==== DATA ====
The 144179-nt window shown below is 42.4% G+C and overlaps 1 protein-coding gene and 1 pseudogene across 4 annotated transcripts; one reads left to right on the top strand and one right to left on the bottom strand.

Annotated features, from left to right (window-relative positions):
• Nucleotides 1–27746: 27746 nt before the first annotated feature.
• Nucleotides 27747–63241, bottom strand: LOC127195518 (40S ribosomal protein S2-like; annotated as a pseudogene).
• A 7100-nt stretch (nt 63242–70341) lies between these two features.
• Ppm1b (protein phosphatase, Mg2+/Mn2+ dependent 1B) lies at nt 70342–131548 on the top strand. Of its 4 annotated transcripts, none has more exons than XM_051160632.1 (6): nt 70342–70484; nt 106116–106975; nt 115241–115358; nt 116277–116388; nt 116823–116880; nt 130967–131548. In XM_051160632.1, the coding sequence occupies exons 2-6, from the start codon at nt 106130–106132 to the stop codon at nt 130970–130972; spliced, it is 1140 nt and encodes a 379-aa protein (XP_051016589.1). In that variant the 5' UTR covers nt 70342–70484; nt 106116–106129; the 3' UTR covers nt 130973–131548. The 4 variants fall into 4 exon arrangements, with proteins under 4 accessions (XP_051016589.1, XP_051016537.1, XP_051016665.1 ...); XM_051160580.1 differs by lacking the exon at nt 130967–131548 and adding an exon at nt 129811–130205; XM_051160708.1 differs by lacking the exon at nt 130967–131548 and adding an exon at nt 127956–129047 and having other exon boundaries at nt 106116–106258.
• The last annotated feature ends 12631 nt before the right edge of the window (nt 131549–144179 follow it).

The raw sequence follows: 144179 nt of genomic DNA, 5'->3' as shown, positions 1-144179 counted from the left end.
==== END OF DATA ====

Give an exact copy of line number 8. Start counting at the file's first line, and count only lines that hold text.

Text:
The raw sequence follows: 144179 nt of genomic DNA, 5'->3' as shown, positions 1-144179 counted from the left end.